Highways England To Rebrand For Second Time In Six years

Highways England, the Government-owned company responsible for motorways and major A-roads in England, has announced it is to change its name to National Highways only six years after its name was changed from the Highways Agency.

Sky News reports that despite the name change, National Highways will not have any control over roads in Wales, Scotland, or Northern Ireland. It was also announced that Nick Harris has been appointed as the organisation’s new chief executive, having carried out the role on an interim basis since February.

Transport Secretary Grant Shapps said: “Nick will be an excellent CEO and I’m looking forward to continuing to work closely with him as we build back better across the country.”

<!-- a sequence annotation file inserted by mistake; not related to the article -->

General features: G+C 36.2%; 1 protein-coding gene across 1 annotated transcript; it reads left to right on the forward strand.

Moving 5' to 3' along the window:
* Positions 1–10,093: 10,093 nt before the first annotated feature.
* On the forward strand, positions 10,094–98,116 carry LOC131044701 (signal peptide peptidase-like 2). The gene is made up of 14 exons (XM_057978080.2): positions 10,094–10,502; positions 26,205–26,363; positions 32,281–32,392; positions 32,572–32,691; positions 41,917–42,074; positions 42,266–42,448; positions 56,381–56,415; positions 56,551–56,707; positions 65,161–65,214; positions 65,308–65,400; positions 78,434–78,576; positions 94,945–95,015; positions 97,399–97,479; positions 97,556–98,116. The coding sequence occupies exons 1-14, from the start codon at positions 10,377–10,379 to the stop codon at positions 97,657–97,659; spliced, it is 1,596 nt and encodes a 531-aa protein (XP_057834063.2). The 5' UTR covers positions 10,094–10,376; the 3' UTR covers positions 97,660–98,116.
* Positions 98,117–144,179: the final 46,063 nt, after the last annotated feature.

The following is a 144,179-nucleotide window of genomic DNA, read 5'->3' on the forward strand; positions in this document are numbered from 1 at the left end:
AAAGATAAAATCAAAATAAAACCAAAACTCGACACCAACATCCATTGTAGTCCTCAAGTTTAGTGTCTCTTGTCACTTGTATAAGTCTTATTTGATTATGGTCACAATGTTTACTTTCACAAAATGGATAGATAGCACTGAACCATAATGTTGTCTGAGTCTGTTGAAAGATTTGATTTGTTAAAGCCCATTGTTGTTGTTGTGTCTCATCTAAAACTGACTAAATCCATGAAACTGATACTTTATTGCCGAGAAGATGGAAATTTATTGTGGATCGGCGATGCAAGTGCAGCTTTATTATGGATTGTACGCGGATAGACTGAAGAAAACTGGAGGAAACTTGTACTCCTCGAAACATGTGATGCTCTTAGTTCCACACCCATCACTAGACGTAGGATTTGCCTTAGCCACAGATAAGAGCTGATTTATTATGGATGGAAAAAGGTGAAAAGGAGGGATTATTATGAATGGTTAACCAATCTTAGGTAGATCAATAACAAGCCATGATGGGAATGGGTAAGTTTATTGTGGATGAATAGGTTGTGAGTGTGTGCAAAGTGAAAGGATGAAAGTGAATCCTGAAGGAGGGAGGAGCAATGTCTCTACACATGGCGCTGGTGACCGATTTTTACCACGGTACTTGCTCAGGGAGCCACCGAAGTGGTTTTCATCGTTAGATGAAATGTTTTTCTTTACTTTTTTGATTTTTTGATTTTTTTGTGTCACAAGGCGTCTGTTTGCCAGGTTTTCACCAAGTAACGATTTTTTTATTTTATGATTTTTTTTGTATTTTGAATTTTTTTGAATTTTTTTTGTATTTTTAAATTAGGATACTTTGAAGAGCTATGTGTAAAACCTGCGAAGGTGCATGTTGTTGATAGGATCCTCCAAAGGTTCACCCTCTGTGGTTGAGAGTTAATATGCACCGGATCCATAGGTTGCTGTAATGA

Shapps added that Harris will steer National Highways unto a new chapter, and deliver on the £27 billion plan to improve roads and make journeys safer, greener, and smoother.

However, AA president Edmund King described the name change as ‘a bizarre move’ as the company ‘looks after main roads and motorways in England’.

“It is not national in the sense that it doesn’t cover the nations of Wales, Scotland and Northern Ireland,” he said.

“Drivers really don’t care what it is called but they do care about having well-maintained, safe roads and motorways.

“When drivers are stuck in jams on pot-holed roads, they don’t care whether the fat controller is from the Highways Agency, Highways England or National Highways, they just want the roads sorted.”

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